Papendreou places EU bail out proposal on the ballot

What in heaven's name is Greek Prime Minister George Papendreou thinking? After winning passage of some tough austerity measures in Parliament - at considerable political cost - Papendreou now intends to place the terms of the bailout on the ballot.

New York Times:

The proposed ballot measure would put Greek austerity measures - and potentially membership in the euro zone - to a popular vote for the first time, risking Mr. Papandreou's political future and threatening even greater turmoil both among the countries that share the single currency and further afield.

His announcement sent tremors through Europe's see-sawing markets on Tuesday, with bank stocks taking a particular hammering because of their exposure to Greek debt. At midday, the German DAX index was down by 5.3 per cent while the French CAC 40 had slipped by roughly 4.2 per cent. In Britain, which is not a member of the euro zone but trades heavily with continental Europe, the FTSE 100 index was down by around 3.2 percent.

President Nicolas Sarkozy of France was expected to speak with Chancellor Angela Merkel of Germany by phone during the day on Tuesday to discuss the referendum, which took both leaders by surprise, Agence-France Presse reported. The French president was said to be "dismayed," according to Le Monde, citing an unnamed confidant of Mr. Sarkozy.

The German Finance Ministry deflected questions in a statement early Tuesday, saying that the call for a referendum "is a domestic political development on which the German government has no official information yet and which therefore it will not comment on."

Talk about a hard sell...

If Papendreou's intent is to give citizens a stake in the future of Greece as a member of the euro zone he is liable to be sadly mistaken. The angry demonstrations that rocked the country last week reflected the belief that austerity be damned, we want our cradle to grave bennies, and a job for life. People in Greece don't care that the government is out of money. And they are probably going to discover the consequences of that singular fact when the government can't pay their salaries or provide services.

Exit question: Should the Greek people have it in their power to destroy the European financial system and perhaps ours?


What in heaven's name is Greek Prime Minister George Papendreou thinking? After winning passage of some tough austerity measures in Parliament - at considerable political cost - Papendreou now intends to place the terms of the bailout on the ballot.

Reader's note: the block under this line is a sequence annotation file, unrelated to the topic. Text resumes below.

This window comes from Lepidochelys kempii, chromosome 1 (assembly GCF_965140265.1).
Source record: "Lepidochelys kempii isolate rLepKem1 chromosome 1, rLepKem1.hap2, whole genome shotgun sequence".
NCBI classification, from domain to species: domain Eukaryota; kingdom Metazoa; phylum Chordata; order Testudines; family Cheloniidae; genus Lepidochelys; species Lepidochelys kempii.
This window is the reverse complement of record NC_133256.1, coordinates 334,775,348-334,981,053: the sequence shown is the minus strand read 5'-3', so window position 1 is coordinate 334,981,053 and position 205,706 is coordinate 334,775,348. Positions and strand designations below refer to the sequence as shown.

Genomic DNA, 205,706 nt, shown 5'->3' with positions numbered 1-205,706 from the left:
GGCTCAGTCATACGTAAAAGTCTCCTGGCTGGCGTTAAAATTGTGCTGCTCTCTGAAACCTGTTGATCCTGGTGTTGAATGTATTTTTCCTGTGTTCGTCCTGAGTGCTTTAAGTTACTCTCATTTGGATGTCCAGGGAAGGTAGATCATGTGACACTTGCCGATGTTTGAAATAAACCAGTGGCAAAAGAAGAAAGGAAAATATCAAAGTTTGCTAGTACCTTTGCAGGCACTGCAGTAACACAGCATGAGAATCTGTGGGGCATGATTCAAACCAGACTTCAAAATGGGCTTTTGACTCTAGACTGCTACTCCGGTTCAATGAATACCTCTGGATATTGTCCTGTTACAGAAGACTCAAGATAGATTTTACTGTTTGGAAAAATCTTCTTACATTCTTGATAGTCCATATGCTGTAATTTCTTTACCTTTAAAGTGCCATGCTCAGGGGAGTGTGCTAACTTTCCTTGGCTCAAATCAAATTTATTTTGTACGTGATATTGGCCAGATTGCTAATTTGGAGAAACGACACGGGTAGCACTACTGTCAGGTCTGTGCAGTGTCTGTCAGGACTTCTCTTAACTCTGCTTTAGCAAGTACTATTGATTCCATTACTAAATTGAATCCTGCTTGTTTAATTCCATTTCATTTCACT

New York Times:

The proposed ballot measure would put Greek austerity measures - and potentially membership in the euro zone - to a popular vote for the first time, risking Mr. Papandreou's political future and threatening even greater turmoil both among the countries that share the single currency and further afield.

His announcement sent tremors through Europe's see-sawing markets on Tuesday, with bank stocks taking a particular hammering because of their exposure to Greek debt. At midday, the German DAX index was down by 5.3 per cent while the French CAC 40 had slipped by roughly 4.2 per cent. In Britain, which is not a member of the euro zone but trades heavily with continental Europe, the FTSE 100 index was down by around 3.2 percent.

President Nicolas Sarkozy of France was expected to speak with Chancellor Angela Merkel of Germany by phone during the day on Tuesday to discuss the referendum, which took both leaders by surprise, Agence-France Presse reported. The French president was said to be "dismayed," according to Le Monde, citing an unnamed confidant of Mr. Sarkozy.

The German Finance Ministry deflected questions in a statement early Tuesday, saying that the call for a referendum "is a domestic political development on which the German government has no official information yet and which therefore it will not comment on."

Talk about a hard sell...

If Papendreou's intent is to give citizens a stake in the future of Greece as a member of the euro zone he is liable to be sadly mistaken. The angry demonstrations that rocked the country last week reflected the belief that austerity be damned, we want our cradle to grave bennies, and a job for life. People in Greece don't care that the government is out of money. And they are probably going to discover the consequences of that singular fact when the government can't pay their salaries or provide services.

Exit question: Should the Greek people have it in their power to destroy the European financial system and perhaps ours?


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